Poster, Workshop on Atmospheric Chemistry: Kinetics and Spectroscopy, Bayreuth: 2010-02-24 - 2010-02-26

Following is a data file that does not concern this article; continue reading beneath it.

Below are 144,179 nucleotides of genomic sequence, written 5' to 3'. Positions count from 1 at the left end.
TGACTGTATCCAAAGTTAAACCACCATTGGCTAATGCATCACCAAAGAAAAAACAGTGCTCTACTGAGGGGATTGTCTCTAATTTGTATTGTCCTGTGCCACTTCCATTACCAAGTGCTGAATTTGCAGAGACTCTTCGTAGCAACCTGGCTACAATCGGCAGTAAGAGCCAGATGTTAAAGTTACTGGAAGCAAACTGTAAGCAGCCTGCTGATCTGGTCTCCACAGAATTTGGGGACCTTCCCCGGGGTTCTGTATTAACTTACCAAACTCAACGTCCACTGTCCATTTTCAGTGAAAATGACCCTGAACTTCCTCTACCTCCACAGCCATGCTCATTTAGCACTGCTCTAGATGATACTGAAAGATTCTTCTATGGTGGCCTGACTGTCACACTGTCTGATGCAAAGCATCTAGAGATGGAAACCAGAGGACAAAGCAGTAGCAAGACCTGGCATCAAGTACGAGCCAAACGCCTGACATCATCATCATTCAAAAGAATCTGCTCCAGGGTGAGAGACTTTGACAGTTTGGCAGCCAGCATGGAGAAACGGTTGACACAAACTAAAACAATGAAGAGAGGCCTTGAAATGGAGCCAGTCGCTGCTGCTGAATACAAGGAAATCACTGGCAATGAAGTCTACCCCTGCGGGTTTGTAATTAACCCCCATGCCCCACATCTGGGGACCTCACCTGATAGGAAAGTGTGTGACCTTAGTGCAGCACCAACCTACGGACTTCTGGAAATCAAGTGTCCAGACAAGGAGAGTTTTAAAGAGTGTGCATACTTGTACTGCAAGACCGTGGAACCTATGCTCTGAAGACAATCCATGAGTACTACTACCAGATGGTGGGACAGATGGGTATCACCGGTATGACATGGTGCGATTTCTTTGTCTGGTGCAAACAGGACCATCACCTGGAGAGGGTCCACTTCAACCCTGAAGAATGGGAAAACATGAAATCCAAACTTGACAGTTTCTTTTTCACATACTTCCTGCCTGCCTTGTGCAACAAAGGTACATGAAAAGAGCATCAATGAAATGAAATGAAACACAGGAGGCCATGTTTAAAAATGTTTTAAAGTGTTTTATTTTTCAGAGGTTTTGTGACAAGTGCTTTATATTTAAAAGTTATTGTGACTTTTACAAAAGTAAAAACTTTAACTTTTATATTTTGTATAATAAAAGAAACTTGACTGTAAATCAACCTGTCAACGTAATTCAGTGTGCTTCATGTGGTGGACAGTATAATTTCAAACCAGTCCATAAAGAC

Formation pathways of Nitrous acid (HONO) are still controversial especially for daytime formation. Night time formation is believed to occur via heterogeneous hydrolysis of NO2 forming HONO and HNO3. Thus wetted ground surfaces should contribute a lot to HONO formation, but also act as sinks at high relative humidity when liquid films are formed and HONO is dissolved. HONO is photolyzed according to the reaction HONO + hn → NO + OH. Thus being a source of OH radicals. We have performed simultaneous HONO measurements in and above a tall spruce forest canopy using two long path absorption photometers (LOPAPs) at a field site located in the Fichtelgebirge mountains in north-eastern Bavaria, Germany (50°09’N, 11°52’E, 775m above sea level) during intensive operating periods of the EGER- project. Coupling regimes according to Thomas and Foken  were calculated from measurements of sonic anemometers. Diurnal cycles of HONO and concentration differences from above canopy (24.5m) and close to the forest floor (0.5m) are discussed in view of coupling (of the forest to the atmosphere) and the interdependency of HONO and humidity. Due to the shading of the crown the photolysis is reduced to about 10% of the above canopy level. In contrary to an expected concentration difference, due to the significantly different lifetimes, the differences of the measured HONO mixing ratios are close to zero around noon. The coupling regimes provide a useful tool for interpreting the diurnal cycle of these concentration differences.